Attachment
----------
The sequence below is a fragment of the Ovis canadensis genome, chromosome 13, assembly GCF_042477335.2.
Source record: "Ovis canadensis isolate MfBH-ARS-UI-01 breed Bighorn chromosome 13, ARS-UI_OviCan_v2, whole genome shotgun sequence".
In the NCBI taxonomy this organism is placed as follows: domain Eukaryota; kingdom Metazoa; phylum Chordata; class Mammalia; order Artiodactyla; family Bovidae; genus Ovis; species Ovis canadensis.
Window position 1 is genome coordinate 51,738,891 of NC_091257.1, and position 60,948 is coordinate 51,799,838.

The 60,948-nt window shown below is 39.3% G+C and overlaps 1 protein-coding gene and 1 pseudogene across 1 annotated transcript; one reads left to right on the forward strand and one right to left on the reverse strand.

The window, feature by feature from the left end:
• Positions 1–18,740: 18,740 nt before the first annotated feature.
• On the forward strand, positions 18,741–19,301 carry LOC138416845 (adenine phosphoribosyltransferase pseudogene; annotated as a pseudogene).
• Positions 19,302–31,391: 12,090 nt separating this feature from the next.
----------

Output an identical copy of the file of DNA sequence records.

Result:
The sequence below is a fragment of the Ovis canadensis genome, chromosome 13, assembly GCF_042477335.2.
Source record: "Ovis canadensis isolate MfBH-ARS-UI-01 breed Bighorn chromosome 13, ARS-UI_OviCan_v2, whole genome shotgun sequence".
In the NCBI taxonomy this organism is placed as follows: domain Eukaryota; kingdom Metazoa; phylum Chordata; class Mammalia; order Artiodactyla; family Bovidae; genus Ovis; species Ovis canadensis.
Window position 1 is genome coordinate 51,738,891 of NC_091257.1, and position 60,948 is coordinate 51,799,838.

The 60,948-nt window shown below is 39.3% G+C and overlaps 1 protein-coding gene and 1 pseudogene across 1 annotated transcript; one reads left to right on the forward strand and one right to left on the reverse strand.

The window, feature by feature from the left end:
• Positions 1–18,740: 18,740 nt before the first annotated feature.
• On the forward strand, positions 18,741–19,301 carry LOC138416845 (adenine phosphoribosyltransferase pseudogene; annotated as a pseudogene).
• Positions 19,302–31,391: 12,090 nt separating this feature from the next.